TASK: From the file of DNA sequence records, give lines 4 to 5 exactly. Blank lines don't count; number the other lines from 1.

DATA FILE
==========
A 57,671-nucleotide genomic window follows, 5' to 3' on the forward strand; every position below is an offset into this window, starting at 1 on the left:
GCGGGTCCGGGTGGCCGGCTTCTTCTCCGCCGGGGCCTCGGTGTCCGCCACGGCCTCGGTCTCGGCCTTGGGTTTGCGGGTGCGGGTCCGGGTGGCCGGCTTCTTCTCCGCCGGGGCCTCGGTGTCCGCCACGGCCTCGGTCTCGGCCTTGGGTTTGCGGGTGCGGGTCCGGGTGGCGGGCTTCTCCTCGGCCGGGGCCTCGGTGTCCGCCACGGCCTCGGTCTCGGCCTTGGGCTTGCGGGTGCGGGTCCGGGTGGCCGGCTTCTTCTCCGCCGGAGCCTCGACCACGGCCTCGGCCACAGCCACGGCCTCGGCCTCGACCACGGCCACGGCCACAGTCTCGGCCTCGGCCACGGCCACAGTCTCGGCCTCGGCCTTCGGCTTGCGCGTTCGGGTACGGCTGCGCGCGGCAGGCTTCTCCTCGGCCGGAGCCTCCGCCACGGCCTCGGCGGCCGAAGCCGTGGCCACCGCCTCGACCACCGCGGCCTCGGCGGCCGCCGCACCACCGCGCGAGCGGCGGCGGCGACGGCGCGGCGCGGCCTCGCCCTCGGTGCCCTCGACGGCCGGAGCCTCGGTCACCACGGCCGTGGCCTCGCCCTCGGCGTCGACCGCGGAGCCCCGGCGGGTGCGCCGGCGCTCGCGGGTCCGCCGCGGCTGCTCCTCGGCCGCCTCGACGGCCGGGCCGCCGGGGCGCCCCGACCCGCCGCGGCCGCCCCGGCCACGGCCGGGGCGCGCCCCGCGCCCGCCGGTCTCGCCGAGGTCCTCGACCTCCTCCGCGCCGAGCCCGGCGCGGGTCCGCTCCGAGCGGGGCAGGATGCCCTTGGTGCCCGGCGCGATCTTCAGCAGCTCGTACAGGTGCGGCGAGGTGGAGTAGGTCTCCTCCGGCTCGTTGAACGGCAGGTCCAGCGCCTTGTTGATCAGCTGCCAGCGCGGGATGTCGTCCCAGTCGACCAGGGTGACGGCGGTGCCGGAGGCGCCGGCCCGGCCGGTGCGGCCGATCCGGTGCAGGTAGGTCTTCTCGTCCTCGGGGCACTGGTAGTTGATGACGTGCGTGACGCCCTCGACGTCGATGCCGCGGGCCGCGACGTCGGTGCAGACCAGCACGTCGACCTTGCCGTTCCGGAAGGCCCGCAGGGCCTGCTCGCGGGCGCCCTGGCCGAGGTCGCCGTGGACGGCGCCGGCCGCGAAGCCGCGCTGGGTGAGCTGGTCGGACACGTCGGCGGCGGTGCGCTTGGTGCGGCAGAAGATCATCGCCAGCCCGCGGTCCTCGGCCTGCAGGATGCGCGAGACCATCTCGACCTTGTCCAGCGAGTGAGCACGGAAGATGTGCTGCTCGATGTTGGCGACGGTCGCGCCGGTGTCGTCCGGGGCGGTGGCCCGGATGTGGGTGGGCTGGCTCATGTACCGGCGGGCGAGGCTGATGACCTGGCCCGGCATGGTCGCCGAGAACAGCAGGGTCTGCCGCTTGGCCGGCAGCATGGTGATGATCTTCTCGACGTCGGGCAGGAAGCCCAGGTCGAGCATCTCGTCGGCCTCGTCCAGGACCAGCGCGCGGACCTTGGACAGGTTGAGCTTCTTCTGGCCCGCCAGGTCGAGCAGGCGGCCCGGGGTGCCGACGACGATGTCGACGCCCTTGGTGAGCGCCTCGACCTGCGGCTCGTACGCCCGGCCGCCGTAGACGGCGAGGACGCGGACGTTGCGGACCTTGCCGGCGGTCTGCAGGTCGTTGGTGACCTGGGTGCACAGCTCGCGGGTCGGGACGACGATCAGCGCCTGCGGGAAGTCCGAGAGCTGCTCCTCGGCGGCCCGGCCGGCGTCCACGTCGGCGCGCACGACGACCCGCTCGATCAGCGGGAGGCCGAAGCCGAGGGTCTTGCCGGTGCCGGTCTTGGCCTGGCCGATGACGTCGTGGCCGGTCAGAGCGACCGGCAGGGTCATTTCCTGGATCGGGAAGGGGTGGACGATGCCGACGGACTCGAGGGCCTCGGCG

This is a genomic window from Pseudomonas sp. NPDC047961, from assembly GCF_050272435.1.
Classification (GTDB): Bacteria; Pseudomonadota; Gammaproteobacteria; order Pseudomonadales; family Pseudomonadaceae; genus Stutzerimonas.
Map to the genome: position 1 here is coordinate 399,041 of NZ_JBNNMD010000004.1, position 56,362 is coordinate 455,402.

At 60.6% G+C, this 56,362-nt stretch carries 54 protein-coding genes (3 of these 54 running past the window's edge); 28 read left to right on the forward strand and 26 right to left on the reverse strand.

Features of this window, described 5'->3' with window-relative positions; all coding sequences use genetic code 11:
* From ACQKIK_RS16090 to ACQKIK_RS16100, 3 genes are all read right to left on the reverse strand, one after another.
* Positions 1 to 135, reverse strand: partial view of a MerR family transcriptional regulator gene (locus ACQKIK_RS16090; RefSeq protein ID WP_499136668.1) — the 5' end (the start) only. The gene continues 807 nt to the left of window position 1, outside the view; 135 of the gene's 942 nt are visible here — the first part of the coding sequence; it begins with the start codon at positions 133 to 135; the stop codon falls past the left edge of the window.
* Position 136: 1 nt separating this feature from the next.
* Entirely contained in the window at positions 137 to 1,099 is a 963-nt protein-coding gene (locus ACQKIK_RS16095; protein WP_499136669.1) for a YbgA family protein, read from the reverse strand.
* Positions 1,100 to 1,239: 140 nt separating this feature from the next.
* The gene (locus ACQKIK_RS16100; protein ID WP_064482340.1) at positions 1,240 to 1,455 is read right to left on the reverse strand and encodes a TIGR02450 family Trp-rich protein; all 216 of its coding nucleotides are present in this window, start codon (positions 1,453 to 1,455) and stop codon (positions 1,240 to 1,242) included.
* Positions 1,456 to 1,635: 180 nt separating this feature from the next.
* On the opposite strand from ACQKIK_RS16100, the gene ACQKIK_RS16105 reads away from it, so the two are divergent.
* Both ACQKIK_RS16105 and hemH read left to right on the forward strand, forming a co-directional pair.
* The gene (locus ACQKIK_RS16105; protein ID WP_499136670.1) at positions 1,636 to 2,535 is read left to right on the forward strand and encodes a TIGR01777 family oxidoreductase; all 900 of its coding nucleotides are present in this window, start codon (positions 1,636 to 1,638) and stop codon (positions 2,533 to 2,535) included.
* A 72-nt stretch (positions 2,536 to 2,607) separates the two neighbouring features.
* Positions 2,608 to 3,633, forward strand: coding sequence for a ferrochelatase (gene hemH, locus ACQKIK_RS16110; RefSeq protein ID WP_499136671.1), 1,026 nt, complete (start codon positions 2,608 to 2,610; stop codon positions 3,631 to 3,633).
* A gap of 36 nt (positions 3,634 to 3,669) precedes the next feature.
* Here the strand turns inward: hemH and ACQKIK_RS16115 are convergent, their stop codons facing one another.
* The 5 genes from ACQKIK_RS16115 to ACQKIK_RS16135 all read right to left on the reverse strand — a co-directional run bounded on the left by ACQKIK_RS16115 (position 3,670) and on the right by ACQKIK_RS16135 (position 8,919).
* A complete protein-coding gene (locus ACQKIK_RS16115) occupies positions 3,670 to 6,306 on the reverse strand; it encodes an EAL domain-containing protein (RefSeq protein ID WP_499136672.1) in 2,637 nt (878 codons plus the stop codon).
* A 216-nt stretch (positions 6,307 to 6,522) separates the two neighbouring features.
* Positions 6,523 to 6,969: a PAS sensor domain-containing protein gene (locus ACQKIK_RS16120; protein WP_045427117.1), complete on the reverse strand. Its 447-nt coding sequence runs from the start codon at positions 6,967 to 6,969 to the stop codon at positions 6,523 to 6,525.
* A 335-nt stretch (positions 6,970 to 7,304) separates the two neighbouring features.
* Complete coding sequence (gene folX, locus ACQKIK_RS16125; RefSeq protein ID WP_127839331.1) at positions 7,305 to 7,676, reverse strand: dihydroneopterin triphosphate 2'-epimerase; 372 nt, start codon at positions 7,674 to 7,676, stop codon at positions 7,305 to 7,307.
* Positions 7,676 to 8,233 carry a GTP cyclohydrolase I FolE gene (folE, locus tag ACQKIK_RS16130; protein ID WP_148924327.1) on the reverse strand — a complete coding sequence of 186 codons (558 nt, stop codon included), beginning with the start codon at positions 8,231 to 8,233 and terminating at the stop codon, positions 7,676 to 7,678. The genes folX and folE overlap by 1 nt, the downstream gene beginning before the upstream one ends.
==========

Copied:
Classification (GTDB): Bacteria; Pseudomonadota; Gammaproteobacteria; order Pseudomonadales; family Pseudomonadaceae; genus Stutzerimonas.
Map to the genome: position 1 here is coordinate 399,041 of NZ_JBNNMD010000004.1, position 56,362 is coordinate 455,402.